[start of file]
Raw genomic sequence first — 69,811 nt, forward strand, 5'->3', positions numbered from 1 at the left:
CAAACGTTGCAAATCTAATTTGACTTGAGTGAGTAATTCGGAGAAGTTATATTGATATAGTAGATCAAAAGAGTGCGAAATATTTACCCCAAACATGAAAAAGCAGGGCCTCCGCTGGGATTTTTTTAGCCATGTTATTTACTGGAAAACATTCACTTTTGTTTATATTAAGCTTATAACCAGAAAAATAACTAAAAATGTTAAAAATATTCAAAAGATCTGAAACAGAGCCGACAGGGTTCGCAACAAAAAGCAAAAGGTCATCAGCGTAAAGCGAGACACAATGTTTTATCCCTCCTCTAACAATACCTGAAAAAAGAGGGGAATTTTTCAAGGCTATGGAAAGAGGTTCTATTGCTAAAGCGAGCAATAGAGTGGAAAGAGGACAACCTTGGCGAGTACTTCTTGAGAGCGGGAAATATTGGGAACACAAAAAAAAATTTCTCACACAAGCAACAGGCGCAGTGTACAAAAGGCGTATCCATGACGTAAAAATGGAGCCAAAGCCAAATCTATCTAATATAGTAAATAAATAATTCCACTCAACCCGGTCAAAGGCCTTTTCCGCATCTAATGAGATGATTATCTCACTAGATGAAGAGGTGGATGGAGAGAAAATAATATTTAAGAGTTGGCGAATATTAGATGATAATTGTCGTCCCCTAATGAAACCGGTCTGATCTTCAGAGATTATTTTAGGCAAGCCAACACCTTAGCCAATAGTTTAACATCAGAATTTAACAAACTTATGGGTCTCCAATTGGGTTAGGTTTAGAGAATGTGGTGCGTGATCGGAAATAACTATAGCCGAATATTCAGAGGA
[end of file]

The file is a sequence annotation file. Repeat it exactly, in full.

Raw genomic sequence first — 69,811 nt, forward strand, 5'->3', positions numbered from 1 at the left:
CAAACGTTGCAAATCTAATTTGACTTGAGTGAGTAATTCGGAGAAGTTATATTGATATAGTAGATCAAAAGAGTGCGAAATATTTACCCCAAACATGAAAAAGCAGGGCCTCCGCTGGGATTTTTTTAGCCATGTTATTTACTGGAAAACATTCACTTTTGTTTATATTAAGCTTATAACCAGAAAAATAACTAAAAATGTTAAAAATATTCAAAAGATCTGAAACAGAGCCGACAGGGTTCGCAACAAAAAGCAAAAGGTCATCAGCGTAAAGCGAGACACAATGTTTTATCCCTCCTCTAACAATACCTGAAAAAAGAGGGGAATTTTTCAAGGCTATGGAAAGAGGTTCTATTGCTAAAGCGAGCAATAGAGTGGAAAGAGGACAACCTTGGCGAGTACTTCTTGAGAGCGGGAAATATTGGGAACACAAAAAAAAATTTCTCACACAAGCAACAGGCGCAGTGTACAAAAGGCGTATCCATGACGTAAAAATGGAGCCAAAGCCAAATCTATCTAATATAGTAAATAAATAATTCCACTCAACCCGGTCAAAGGCCTTTTCCGCATCTAATGAGATGATTATCTCACTAGATGAAGAGGTGGATGGAGAGAAAATAATATTTAAGAGTTGGCGAATATTAGATGATAATTGTCGTCCCCTAATGAAACCGGTCTGATCTTCAGAGATTATTTTAGGCAAGCCAACACCTTAGCCAATAGTTTAACATCAGAATTTAACAAACTTATGGGTCTCCAATTGGGTTAGGTTTAGAGAATGTGGTGCGTGATCGGAAATAACTATAGCCGAATATTCAGAGGA